Five years ago, the United Nations committed to achieving the Sustainable Development Goal of Zero Hunger by 2030. Since then, however, world hunger has continued to rise.
Five years ago, the United Nations committed to achieving the Sustainable Development Goal of Zero Hunger by 2030. Since then, however, world hunger has continued to rise. Nearly 9 percent of our global population is now undernourished, according to a 2020 report from the FAO, and climate variability is a leading factor driving us off course.
Over the past 30 years, a network of 14 long-term research facilities spanning five continents has simulated future levels of carbon dioxide (CO2) to forecast the impact on crops. Importantly, these ‘Free-Air Concentration Enrichment’ (FACE) experiments are conducted outside in real-world field conditions to capture the complex environmental factors that impact crop growth and yield.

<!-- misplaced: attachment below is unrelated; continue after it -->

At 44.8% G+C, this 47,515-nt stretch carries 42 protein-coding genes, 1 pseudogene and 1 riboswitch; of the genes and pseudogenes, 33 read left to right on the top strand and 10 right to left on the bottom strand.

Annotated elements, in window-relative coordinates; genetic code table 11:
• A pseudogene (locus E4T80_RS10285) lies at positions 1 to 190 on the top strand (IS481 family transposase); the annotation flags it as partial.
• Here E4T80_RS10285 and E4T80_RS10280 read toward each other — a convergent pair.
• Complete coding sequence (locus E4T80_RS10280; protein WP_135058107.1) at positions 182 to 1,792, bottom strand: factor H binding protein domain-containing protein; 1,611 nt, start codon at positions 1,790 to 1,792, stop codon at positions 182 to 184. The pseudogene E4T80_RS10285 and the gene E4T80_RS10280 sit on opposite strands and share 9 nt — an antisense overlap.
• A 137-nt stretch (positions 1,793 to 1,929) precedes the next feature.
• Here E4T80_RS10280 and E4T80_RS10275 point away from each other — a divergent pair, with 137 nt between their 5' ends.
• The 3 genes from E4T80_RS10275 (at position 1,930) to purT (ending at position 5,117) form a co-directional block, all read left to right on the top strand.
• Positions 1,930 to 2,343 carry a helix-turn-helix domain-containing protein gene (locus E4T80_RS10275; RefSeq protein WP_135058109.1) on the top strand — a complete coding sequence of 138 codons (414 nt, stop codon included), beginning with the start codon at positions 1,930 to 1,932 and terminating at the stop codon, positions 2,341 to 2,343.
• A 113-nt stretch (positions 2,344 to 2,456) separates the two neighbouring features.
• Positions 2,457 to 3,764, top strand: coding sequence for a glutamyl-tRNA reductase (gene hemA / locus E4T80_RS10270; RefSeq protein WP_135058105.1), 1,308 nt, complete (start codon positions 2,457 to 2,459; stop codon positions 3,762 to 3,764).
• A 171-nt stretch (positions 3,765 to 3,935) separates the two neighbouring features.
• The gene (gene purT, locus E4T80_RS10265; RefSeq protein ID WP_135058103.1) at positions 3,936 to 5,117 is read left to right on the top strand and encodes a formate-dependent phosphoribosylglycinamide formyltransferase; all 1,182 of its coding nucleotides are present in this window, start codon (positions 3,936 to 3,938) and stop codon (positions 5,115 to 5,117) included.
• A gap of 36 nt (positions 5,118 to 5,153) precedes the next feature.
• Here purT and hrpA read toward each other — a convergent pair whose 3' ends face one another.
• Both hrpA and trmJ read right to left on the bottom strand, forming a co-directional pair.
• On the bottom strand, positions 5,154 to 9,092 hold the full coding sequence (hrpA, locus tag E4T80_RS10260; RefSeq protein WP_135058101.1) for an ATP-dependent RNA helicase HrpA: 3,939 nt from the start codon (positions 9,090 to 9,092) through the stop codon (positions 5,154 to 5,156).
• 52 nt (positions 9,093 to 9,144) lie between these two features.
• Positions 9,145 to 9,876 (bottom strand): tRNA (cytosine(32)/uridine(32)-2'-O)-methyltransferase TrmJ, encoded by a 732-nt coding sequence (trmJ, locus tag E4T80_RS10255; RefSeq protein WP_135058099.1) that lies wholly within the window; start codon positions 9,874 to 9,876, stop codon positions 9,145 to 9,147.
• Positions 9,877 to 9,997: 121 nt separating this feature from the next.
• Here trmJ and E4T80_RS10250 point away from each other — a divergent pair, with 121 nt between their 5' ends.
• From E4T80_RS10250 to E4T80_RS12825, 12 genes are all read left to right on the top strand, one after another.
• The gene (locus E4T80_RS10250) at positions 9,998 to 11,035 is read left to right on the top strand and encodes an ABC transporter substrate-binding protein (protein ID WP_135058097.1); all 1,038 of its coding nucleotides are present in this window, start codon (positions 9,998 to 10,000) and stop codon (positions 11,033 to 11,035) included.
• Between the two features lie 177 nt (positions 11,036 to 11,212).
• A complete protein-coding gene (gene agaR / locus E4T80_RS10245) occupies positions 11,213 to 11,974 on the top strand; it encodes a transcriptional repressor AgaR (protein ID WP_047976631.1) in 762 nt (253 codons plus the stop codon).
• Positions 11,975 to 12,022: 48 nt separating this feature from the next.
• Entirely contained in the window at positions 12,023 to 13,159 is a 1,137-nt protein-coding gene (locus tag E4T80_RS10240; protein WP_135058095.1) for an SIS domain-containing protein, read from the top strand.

Today, a review published in Global Change Biology synthesizes 30 years of FACE data to grasp how global crop production may be impacted by rising CO2 levels and other factors. The study portends a less optimistic future than the authors’ previous review published 15 years ago in New Phytologist. “There are likely genetic solutions, should society decide to act on these—however, time is short,” said co-author Stephen Long, Ikenberry Endowed University Chair of Crop Sciences and Plant Biology at the University of Illinois.
A review from the University of Illinois synthesizes 30 years of data from 14 facilities worldwide that simulate future climate conditions to determine that rising carbon dioxide could be counterproductive for crops. Pictured: The SoyFACE 'Free-Air Concentration Enrichment' (FACE) facility at the University of Illinois simulates rising carbon dioxide and temperature as well as changing rainfall patterns. (Photo Credit: University of Illinois)